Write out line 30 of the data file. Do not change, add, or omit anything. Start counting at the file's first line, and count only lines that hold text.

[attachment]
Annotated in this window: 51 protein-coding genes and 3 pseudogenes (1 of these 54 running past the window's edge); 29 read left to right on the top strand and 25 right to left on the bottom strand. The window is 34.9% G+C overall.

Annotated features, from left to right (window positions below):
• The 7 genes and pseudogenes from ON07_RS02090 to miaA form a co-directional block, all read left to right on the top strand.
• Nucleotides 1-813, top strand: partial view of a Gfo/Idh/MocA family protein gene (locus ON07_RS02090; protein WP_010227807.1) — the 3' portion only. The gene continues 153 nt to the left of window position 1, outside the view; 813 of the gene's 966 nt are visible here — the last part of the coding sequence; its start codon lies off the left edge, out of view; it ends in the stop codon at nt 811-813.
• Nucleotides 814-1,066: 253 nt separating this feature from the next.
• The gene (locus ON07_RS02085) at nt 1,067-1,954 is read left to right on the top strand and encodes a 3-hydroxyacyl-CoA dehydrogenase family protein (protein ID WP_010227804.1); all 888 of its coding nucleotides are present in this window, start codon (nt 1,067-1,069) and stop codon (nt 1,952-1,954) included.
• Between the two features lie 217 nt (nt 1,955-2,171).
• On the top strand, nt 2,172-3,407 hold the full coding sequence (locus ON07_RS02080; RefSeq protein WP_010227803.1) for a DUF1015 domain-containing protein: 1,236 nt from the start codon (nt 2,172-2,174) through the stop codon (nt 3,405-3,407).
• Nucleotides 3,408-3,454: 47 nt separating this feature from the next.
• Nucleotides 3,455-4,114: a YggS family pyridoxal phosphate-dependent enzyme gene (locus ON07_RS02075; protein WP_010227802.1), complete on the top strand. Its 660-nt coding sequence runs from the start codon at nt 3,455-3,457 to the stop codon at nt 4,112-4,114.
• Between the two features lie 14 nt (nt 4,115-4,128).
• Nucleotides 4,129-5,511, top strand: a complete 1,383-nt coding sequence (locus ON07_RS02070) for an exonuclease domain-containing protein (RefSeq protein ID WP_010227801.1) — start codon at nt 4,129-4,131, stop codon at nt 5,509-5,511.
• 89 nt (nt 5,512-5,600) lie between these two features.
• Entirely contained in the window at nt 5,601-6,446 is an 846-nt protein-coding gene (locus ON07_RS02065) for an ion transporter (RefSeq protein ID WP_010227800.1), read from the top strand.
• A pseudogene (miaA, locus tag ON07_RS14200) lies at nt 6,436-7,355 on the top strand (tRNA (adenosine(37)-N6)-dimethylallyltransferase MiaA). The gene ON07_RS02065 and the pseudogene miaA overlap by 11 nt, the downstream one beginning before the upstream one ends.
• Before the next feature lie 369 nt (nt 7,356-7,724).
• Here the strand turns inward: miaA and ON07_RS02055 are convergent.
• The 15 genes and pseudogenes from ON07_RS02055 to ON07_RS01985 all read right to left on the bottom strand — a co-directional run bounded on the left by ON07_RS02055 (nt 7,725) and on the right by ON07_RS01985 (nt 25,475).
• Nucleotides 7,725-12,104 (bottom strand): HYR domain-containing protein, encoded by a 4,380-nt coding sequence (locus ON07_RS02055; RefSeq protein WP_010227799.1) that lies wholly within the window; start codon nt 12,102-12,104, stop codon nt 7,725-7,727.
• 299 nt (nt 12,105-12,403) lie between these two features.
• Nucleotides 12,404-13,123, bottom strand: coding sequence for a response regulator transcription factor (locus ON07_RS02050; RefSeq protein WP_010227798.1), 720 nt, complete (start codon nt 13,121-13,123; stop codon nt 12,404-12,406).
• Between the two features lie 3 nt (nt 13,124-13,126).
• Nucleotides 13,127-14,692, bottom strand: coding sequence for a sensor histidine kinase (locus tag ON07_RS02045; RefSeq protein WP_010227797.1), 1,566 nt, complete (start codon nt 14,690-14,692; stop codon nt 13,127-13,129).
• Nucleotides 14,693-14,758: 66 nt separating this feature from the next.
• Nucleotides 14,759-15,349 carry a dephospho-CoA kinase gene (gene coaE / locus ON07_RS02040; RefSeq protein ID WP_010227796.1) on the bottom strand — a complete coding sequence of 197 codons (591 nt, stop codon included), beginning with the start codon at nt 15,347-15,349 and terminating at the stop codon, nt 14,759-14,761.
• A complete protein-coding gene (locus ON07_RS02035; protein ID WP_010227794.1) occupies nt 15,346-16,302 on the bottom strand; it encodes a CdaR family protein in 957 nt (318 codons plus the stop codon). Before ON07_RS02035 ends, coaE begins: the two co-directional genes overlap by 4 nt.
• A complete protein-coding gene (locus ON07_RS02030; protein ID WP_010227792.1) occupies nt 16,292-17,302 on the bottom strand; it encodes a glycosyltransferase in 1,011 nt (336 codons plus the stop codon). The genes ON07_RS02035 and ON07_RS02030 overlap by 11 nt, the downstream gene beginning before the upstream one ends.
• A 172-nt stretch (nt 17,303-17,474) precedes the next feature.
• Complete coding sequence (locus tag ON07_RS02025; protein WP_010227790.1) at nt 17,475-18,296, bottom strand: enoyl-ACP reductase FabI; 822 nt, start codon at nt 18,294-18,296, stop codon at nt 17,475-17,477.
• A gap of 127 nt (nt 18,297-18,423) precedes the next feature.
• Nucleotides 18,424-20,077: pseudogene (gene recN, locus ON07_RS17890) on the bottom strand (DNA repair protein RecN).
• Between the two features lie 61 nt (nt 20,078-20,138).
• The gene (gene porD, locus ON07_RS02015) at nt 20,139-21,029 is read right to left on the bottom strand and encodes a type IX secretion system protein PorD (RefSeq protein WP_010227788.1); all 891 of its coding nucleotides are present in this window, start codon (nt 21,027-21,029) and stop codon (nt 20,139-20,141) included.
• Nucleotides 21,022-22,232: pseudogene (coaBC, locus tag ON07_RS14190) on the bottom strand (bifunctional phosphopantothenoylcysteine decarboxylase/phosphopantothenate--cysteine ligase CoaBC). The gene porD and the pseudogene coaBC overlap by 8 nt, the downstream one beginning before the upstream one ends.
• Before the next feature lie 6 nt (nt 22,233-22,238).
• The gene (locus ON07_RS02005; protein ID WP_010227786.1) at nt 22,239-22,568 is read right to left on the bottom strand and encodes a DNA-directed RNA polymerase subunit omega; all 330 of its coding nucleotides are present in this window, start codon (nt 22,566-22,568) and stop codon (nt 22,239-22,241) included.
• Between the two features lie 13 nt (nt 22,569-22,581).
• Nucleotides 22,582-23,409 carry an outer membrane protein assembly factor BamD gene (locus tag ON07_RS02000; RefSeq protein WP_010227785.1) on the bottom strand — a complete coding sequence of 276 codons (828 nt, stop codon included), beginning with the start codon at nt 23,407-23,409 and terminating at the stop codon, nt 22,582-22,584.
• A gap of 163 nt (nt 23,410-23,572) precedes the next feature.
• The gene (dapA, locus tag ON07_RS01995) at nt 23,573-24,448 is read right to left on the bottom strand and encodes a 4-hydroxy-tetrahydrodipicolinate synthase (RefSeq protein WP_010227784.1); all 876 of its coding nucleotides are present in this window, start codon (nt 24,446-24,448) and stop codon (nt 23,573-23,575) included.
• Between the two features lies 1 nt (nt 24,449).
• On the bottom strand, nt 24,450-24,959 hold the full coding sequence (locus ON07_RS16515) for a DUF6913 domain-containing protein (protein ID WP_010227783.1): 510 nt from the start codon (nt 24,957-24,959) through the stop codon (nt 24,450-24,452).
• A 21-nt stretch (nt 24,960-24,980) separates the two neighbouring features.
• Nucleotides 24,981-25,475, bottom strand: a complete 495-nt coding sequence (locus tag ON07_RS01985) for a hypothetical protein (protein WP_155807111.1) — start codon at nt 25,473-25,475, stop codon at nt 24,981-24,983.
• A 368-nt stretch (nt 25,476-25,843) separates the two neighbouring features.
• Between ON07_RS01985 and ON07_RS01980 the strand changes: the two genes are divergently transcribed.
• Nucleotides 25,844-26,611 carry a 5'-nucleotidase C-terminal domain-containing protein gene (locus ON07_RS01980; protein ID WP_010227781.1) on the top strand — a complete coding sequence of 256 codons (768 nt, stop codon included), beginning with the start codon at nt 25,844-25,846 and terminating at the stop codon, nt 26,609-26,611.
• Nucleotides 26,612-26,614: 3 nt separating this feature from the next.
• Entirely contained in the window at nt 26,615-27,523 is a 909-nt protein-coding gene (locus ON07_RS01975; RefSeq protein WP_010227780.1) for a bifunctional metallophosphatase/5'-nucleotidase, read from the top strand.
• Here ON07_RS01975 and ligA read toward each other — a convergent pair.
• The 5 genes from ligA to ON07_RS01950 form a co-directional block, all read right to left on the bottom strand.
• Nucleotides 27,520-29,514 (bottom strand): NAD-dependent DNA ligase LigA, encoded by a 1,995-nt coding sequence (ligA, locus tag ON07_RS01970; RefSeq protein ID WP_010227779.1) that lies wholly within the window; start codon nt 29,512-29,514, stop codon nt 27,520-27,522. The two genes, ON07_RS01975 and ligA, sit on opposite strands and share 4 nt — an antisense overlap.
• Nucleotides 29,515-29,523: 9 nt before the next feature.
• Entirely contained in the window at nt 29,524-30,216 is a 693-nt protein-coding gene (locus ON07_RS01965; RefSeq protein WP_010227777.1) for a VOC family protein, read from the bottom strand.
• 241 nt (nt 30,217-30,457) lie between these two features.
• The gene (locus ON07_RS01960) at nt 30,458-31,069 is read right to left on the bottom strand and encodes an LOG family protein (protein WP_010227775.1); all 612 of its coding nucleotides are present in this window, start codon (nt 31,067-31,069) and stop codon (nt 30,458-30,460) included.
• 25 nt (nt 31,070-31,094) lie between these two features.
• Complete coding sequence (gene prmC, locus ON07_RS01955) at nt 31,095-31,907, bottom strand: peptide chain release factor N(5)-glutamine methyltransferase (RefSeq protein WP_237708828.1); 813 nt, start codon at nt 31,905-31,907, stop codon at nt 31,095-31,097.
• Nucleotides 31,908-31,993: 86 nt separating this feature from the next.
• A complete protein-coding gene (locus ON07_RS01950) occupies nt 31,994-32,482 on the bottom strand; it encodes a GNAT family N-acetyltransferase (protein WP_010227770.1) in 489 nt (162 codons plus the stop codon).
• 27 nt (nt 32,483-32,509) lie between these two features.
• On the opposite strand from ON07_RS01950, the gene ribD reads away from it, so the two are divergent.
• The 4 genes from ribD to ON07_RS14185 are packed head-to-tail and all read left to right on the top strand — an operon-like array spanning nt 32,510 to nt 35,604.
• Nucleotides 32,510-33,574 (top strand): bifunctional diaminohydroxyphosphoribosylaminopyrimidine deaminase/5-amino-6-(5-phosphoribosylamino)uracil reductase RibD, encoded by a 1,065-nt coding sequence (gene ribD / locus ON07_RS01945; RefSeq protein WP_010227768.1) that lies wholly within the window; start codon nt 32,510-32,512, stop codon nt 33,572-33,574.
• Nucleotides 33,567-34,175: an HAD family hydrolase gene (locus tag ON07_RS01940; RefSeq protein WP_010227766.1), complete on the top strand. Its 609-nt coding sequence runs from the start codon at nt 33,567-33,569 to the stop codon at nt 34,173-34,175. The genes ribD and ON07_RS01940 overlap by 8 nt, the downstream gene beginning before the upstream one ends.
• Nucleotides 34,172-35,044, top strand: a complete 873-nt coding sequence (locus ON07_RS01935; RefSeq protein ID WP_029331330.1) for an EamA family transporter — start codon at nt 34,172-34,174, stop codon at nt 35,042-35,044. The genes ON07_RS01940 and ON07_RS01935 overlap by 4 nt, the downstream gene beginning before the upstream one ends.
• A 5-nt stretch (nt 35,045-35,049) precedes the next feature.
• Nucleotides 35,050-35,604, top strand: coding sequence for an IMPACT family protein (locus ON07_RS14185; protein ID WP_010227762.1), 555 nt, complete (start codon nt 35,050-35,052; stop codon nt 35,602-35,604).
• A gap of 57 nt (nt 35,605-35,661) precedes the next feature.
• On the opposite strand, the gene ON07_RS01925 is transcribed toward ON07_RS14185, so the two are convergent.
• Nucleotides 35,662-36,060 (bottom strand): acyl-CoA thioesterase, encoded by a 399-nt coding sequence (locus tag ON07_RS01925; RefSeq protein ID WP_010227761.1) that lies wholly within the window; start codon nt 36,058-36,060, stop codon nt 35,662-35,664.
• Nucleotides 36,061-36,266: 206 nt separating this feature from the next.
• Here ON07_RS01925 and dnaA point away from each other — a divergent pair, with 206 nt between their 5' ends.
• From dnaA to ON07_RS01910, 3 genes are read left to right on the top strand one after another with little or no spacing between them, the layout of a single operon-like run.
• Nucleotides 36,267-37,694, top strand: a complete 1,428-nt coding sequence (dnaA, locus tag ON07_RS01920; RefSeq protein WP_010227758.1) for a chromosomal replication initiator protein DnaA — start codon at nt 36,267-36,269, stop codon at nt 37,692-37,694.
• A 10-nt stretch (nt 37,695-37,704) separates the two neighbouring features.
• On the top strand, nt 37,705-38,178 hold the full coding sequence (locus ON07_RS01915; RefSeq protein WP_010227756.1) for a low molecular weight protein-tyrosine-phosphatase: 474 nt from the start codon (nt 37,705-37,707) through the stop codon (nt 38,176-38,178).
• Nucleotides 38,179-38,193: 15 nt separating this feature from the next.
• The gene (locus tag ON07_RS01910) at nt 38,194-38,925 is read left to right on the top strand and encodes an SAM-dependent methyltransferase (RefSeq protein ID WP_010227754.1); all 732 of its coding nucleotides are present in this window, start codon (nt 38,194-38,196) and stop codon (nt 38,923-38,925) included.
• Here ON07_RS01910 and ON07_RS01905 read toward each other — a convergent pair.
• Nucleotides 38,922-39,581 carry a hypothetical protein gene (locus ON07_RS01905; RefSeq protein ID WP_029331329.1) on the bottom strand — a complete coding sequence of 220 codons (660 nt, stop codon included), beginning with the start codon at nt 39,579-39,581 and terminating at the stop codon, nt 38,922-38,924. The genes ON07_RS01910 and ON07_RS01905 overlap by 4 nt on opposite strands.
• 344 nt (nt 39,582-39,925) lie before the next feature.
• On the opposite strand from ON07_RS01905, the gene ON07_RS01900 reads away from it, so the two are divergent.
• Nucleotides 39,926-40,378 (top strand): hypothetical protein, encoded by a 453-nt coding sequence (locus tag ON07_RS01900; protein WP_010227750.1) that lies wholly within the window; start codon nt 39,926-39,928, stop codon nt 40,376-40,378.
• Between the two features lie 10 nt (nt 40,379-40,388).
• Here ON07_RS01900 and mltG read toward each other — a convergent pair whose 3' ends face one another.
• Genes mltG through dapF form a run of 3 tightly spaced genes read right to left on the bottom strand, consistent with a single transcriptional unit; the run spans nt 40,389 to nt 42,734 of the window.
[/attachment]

• A gap of 127 nt (nt 18,297-18,423) precedes the next feature.